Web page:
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The following code fetches a set of company IDs from a database if there are any events associated with a company that has a missing property. Because the set of company IDs is embedded into the SQL query using parameters, and the number of parameters may exceed the maximum for the RDBMS / database driver, the set is partitioned into maximal subsets.

Performance aside, in terms of maintainability and ability to debug, is the following "too Linq-y"?

HashSet<int> missingCompanyIds =
    companyEvents
        .Select(ev => ev.CompanyId).ToHashSet()
        .Partition(DataContext.MaxAvailableSqlParameters(usedParameters), true)
        .SelectMany(companyIdsPartition =>
                missingEventsQuery                                           // linq-to-sql
                    .Where(ev => companyIdsPartition.Contains(ev.CompanyId)) // linq-to-sql
                    .Select(ev => ev.CompanyId)                              // linq-to-sql
                    .Distinct())                                             // linq-to-sql
        .ToHashSet();

If any of the database side-effects of the query methods cause a crash, perhaps this is harder to debug, I don't know. I am able to set breakpoints inside lambdas, but my local environment might contain fewer of the objects I wish to inspect when debugging (e.g. the missingEventsQuery)? I'm unsure if these concerns would be relevant in practice.

Would there be any advantages in the case above if some of the .Select()s were written as for loops?

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The code looks OK. Linq can be somewhat tricky to debug, as there is some magic happening behind the scenes. In my world that still doesn't warrant to rebuild it into somehting else just for debugging for a random case which you don't experience just now.

Don't worry too much for problems which hasn't occured yet. Some say that worrying beforehand is double trouble. Firstly you worry before you've got a reason to worry, which is unneccessary. Then secondly, if you don't experience the problem, you've worried without a cause, and if it actually happens you get to worry all over again. In short, don't worry until it happens.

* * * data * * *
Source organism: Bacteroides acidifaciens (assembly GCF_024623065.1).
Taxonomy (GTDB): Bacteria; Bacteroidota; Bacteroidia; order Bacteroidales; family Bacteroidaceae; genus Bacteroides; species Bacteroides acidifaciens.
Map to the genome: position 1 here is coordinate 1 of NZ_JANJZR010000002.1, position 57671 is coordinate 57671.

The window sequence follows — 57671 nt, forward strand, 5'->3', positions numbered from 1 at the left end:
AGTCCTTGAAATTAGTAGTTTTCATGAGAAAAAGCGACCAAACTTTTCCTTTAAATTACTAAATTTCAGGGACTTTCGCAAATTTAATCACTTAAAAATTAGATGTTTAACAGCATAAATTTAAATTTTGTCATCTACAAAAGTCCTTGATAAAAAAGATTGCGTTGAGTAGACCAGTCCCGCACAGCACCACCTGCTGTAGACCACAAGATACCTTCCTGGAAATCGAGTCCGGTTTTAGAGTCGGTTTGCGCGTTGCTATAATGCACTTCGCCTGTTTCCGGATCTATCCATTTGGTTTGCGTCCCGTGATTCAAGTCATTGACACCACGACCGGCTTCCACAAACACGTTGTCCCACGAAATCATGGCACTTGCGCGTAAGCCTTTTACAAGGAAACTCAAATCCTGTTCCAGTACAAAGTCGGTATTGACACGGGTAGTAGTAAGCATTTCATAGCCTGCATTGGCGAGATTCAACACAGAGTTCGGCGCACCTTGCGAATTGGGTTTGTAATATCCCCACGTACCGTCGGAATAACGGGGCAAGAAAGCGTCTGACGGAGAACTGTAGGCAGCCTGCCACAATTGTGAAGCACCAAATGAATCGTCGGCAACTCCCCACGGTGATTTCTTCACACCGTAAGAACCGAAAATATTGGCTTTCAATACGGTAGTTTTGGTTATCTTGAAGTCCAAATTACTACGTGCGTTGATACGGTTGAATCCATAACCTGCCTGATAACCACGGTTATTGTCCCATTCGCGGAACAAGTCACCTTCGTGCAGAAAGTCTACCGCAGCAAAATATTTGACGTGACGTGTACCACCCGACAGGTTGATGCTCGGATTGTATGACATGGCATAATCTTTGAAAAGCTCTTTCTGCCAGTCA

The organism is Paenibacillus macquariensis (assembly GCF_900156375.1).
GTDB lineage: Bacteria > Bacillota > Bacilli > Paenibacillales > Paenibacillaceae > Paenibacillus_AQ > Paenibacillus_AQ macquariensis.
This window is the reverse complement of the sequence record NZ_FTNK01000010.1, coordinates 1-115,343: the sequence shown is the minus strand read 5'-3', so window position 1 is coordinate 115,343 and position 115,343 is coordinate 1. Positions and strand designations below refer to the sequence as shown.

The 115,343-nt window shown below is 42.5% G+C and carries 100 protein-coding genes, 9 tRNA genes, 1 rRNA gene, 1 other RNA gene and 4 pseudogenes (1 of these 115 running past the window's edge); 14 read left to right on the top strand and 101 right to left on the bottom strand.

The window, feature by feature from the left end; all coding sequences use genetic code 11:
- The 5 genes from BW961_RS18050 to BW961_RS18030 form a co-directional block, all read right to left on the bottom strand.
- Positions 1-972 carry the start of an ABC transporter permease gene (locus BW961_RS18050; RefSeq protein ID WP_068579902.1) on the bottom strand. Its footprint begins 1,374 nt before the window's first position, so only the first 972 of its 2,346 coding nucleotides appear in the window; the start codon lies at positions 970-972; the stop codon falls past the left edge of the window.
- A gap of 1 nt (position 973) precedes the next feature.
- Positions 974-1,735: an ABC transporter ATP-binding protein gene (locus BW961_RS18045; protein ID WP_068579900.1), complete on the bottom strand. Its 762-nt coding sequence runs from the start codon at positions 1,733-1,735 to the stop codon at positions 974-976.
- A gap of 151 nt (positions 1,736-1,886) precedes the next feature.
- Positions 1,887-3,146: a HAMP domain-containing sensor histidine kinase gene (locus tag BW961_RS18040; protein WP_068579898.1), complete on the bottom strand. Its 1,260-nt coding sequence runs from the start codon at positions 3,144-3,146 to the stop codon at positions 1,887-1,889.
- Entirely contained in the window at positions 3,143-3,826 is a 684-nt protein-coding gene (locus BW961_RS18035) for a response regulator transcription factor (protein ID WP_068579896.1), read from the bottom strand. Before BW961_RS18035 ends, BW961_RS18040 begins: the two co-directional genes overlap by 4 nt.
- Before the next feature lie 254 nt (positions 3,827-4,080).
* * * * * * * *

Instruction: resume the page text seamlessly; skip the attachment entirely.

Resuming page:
That does not say that you shouldn't write readable and maintable code, with good tests to test the various cases which might trigger variants of your query. I.e. you should make tests with various counts of parameters, to possibly trigger the RDBMS/database driver. A test destined to fail in a predictable manner, can still be a good test. And you should have tests displaying that the partioning is working as you expect.

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Not so a direct answer to your question but this may help you.

Most of methods you are using are really extension methods, If your only worry is debugging or logging, you can get code for these methods and create your own extension methods with same names but Namespace must be different.

As these are extension methods, you will not be able to override them.

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In addition to what has already been said: As you stated you use LINQ to SQL which means the LINQ query can possibly be translated straight into an SQL query executed on the server. If you translate it into a bunch of for loops then you'll loose that.

Another point I'd like to point out: You should possibly consider restructuring your query. The way I read it, it basically finds all company ids which are associated with missing events provided there are events for that company id in the first place. To my mind the simplest way to express this is the following query:

var missingCompanyIds 
          = companyEvents
                .Select(ev => ev.CompanyId)
                .Intersect(missingEventsQuery.Select(mev => mev.CompanyId))
                .ToHashSet();

This should get translated into a single query on the server, independent of the number of company ids present in the system. Whether or not it's going to be better I can't say since it will depend on your database design, the data present, etc. but I'd argue it's a lot easier to read and understand.

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  • \$\begingroup\$ It certainly is cleaner. The reason I need the LINQ to resolve to several SQL queries is because I serialize the list of company IDs using SQL parameters, and MSSQL has an arbitrary limit of approx. 2100 parameters per query. So if the list I serialize has more than that amount of elements in it, I need to split it across several queries, painful as it is. (Ideally, these 2100+ company IDs would all be on the server side.) \$\endgroup\$ – Simon Shine Nov 24 '15 at 22:44
  • 1
    \$\begingroup\$ @SimonShine: Well, is companyEvents another query or is that a in-memory list? I guess my suggestion would simply pull all company ids belonging to missing events into memory as well in that case and perform the intersect in memory \$\endgroup\$ – ChrisWue Nov 24 '15 at 22:58

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